Today was billed a low-key, fiscal statement. On that, Spreadsheet Phil delivered. While it wasn’t the raucous political event that Budgets can so often become, there were a number of announcements today that shouldn’t be overlooked.

The Chancellor’s four main themes seemed to be: helping small businesses, transport, housing, and the environment. Most of today’s new announcements came off the back of old ones – with the Chancellor providing updates on how previously-allocated commitments are to be spent. However, there were new ones too.

Following a difficult winter for brick and mortar retailers, the Chancellor promised to bring forward the next business rates revaluations to 2021, to be reviewed triennially after. The last business rates change was a mixed blessing for many, so companies will be watching this one closely. Likewise, Government will consult on new VAT collection mechanism for online sales” – referred to online as “making sure multinational digital businesses pay a fair share of tax” – with internet giants driving the decline of the high street. Government is also seeking views on the role of digital payments in the economy. In another message that will resonate with small business, and likely with recent controversy about Carillion’s controversial 120-day payment terms in mind, the Government today committed to a call for evidence on how to “eliminate the continuing scourge of late payments.”

The second theme was transport. City regions are now being invited to bid for money from the Transforming Cities Fund, which provides finance for transport projects that improve productivity and reduce on congestion, and a New Transport Fund. The Government is keen to push areas to adopt the city region model saying that, of the £1.7 billion announced at last year’s Autumn Budget 2017 for improving transport in English cities, half of this has been given to Combined Authorities with mayors. The government is now inviting bids from cities across England for the remaining £840 million.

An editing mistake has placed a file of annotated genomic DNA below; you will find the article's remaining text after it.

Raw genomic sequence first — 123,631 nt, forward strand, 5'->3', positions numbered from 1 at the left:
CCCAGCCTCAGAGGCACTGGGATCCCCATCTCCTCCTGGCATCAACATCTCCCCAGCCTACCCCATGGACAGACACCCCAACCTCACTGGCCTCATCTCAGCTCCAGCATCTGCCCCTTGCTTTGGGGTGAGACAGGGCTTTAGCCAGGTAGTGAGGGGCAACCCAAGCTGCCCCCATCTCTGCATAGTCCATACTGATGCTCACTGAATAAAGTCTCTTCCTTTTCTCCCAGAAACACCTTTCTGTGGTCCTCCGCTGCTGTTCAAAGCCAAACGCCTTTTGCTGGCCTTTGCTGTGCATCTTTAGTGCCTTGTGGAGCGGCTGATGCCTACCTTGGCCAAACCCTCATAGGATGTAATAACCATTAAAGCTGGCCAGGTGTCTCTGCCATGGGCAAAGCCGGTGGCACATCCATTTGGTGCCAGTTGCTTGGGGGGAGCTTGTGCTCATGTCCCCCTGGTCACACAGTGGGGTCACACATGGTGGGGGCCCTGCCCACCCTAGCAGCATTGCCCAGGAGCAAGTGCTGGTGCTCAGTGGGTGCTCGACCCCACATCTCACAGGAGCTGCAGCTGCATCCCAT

On housing, the Chancellor said that initial findings from Oliver Letwin’s review of the planning system and housing will be published today, ahead of the full report’s release alongside the Autumn Budget. Hammond also announced that outlined agreements have been reached to deliver 215,000 homes in the West Midlands by 2030-31 and 116,000 affordable homes in London by the end of 2021/22. Analysts will likely point out that this is a drop in the ocean compared to the more than 250,000 homes the UK needs to build every year, if it is to match demand.

Perhaps the biggest new announcements were reserved for the environment, with a particular eye on the protracted and knotty legal situation around air quality. The Government announced it will consult on cutting Vehicle Excise Duty for low-emission vans, following a successful scheme for taxis, and publish a consultation on whether the use of non-agricultural red diesel tax relief contributes to poor air quality in urban areas.

In the last few days, researchers announced that the River Tame at Denton, Greater Manchester, was found to have the highest levels of microplastics recorded anywhere in the world. Perhaps with this ringing in their ears, Hammond said the Government will consult on how changes to the tax system or charges might be used to reduce the amount of single-use plastics we waste, using the revenues to fund “new, greener, products and processes” and announcing £20 million from existing departmental budgets to businesses and universities, to stimulate new thinking and rapid solutions in this area during the call for evidence.

Overall, today’s announcements were quietly important. While Hammond certainly underscored that this Spring Statement is not a major fiscal event; it would certainly be unwise to ignore it.

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